Female deminers make playgrounds, fields safe again (Lebanon)
TIBNINE: Lamees Zein is a 30-year-old mother of two with a big smile, a pink mobile phone and chocolate biscuits for her visitors. If it wasn't for the body armour and helmet that she carries around with her, it would almost be possible to forget she spends her working life in minefields.
Zein is a battle clearance area site supervisor with Norwegian People's Aid, where she runs an all-female team of cluster-bomb clearance experts. Next week she will travel to Ireland to accept an international peace award on behalf of the global campaign to ban cluster bombs.
The Cluster Munition Coalition (CMC), a grouping of around 250 organizations opposed to the deadly weapons, was awarded the Tipperary Peace Prize after it successfully persuaded 95 countries to sign a treaty banning the production, stockpiling and use of cluster munitions in December last year.
Announcing the award, the Tipperary Peace Convention said it was "pleased to honor the work of the Coalition and its campaign against cluster bombs, which is certain to save thousands and thousands of civilian lives for decades to come." Previous recipients of the prize include former Lebanese Prime Minister Rafik Hariri and former South African President Nelson Mandela.
Zein says she is delighted to have been selected to go to Ireland to collect the award. "I found out two weeks ago," she told The Daily Star on Wednesday. "It's really very special for me to go there. I hope this will give us the chance to clear more areas of cluster munitions."
Her team of female deminers describe themselves as "one family." When they break for lunch, they say how happy they are that their boss is going to accept the award on behalf of the campaign. "We are so proud, because this is a great honour. We would only be happier if the whole team could go," they say.
Zein seems almost embarrassed by the attention she is receiving and is happier answering questions about the task in hand, which currently is clearing a school playground of cluster bomblets fired by Israel during the summer 2006 war.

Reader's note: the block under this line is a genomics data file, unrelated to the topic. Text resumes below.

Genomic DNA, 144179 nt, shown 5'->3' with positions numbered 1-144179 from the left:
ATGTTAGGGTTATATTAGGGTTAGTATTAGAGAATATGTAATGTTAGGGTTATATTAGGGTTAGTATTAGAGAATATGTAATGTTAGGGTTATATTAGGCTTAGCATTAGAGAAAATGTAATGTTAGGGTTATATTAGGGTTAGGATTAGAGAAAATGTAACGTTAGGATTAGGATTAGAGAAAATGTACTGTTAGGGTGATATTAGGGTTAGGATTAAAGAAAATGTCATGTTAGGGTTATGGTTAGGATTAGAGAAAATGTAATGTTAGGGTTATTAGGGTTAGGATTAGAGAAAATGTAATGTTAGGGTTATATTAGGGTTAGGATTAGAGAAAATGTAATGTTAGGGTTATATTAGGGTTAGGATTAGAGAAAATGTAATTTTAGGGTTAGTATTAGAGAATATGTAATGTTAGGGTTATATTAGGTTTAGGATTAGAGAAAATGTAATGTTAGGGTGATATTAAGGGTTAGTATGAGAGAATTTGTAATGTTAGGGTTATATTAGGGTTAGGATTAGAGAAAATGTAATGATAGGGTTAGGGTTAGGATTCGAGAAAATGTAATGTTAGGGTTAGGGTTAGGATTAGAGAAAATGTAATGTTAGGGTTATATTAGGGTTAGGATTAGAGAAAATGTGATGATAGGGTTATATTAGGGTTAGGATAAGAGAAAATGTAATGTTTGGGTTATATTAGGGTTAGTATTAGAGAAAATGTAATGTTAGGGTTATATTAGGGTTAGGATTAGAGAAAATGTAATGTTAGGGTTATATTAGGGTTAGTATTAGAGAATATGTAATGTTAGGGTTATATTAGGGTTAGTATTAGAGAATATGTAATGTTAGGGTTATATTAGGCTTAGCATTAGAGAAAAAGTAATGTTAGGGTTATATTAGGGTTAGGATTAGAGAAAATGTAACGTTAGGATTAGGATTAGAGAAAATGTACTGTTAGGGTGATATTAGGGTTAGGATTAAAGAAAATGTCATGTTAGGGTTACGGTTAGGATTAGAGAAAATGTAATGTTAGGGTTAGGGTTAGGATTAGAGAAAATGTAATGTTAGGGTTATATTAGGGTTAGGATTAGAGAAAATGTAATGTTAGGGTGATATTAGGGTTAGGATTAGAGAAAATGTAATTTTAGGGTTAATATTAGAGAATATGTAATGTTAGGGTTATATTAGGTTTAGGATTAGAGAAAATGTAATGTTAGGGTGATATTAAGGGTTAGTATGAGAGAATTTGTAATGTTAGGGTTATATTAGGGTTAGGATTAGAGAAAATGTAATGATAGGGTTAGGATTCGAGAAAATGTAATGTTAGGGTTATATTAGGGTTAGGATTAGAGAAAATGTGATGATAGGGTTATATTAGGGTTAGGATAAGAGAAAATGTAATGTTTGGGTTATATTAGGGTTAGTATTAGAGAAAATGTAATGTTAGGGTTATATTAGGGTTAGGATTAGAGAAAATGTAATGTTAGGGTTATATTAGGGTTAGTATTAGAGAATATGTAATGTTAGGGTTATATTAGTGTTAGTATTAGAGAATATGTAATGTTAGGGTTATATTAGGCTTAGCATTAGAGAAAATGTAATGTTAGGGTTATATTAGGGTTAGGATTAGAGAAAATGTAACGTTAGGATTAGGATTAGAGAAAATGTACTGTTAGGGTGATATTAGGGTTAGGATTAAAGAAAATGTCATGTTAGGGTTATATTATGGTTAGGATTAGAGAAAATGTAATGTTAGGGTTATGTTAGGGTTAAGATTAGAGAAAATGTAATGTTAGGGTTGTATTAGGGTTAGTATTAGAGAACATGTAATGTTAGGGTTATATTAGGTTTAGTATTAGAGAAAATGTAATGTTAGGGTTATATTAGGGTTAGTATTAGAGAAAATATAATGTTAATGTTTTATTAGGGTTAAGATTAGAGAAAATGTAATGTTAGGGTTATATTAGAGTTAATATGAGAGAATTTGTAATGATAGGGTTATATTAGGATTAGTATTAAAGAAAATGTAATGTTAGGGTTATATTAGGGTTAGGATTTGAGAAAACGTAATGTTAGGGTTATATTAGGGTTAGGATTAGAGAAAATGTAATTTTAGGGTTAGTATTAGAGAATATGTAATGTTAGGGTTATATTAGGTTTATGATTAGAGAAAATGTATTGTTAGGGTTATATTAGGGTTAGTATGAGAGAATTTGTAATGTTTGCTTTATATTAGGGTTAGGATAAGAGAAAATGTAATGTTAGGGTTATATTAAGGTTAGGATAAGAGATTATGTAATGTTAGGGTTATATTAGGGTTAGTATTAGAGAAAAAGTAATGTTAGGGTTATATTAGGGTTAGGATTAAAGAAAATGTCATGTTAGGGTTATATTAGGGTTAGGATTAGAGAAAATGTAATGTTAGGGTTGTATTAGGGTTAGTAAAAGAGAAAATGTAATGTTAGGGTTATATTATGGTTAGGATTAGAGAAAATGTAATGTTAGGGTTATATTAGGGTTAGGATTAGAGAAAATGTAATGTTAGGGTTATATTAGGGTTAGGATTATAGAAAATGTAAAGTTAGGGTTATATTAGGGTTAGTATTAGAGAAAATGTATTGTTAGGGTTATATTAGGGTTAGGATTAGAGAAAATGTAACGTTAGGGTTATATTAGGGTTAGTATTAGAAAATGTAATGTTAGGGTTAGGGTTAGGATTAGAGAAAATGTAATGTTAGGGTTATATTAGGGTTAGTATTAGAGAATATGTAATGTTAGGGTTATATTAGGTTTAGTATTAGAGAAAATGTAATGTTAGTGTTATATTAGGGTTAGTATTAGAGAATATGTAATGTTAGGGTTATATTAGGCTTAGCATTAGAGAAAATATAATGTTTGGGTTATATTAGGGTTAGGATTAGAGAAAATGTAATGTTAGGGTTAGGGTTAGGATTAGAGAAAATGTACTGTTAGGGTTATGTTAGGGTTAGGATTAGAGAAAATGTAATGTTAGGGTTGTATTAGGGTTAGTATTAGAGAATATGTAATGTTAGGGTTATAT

She is no stranger to the schoolyard. Before she got involved in demining two years ago, she worked as an English teacher for 5th and 6th graders. She jokes that running a classroom was more difficult than clearing mines, but says she wanted to help the country after the war. "I wanted to do something to help my land," she says.
A quiet town nestled in the rolling southern hills, Tibnine is a place where you can't escape the threat of unexploded ordnance left over from the war. In the sparsely decorated cafe in the center of the town, posters describing the different types of cluster munitions line the walls. At the school, the only people who can enter parts of the overgrown playground are demining experts in full protective gear.
The villagers were surprised when the women deminers arrived to begin their work. "At first people here were shocked when they saw us working in this type of job," Zein says, with an amused grin. "But when we started clearing their gardens, they were happy."
It is slow and dangerous work, and Zein admits that her family were concerned when she told them she was quitting life as a teacher to retrain as an explosives clearance expert. "At first, they were afraid, because we were hearing that many people were being killed and injured by cluster bombs," she says.
But as time passed, they got used to her unusual career change. "When I was coming back home and telling them all that happens at work, they began to relax a bit," she says. "We have training and equipment, so I don't feel afraid."
Zein may play down her work, but others in NPA make a point of saying how pleased they are that she has been asked to accept the award. "I'm extremely proud," NPA program manager Knut Furunes told The Daily Star.
But he insists that the hard work in clearing Lebanon of the millions of cluster bombs fired into the country during the 2006 war lay ahead, especially with the funding crisis that has hit mine actions organizations in Lebanon in recent months. "The number of clearance teams now is down to about twenty, so that will have a big impact on how long the work will take," he says.
On the morning of our interview a shepherd in nearby village was critically injured in a landmine explosion. The incident demonstrated the urgency of a problem the experts say still affects at least 12 million square meters in Lebanon.
At the current rate of clearance, ridding Lebanon of cluster bombs will take years. "With the teams we have on the ground now, we are looking at four years before we have cleared everything," Furunes says. "I hope the publicity will help us to get the funding we need."
Von: 26.03.2009, By Andrew Wander, www.dailystar.com.lb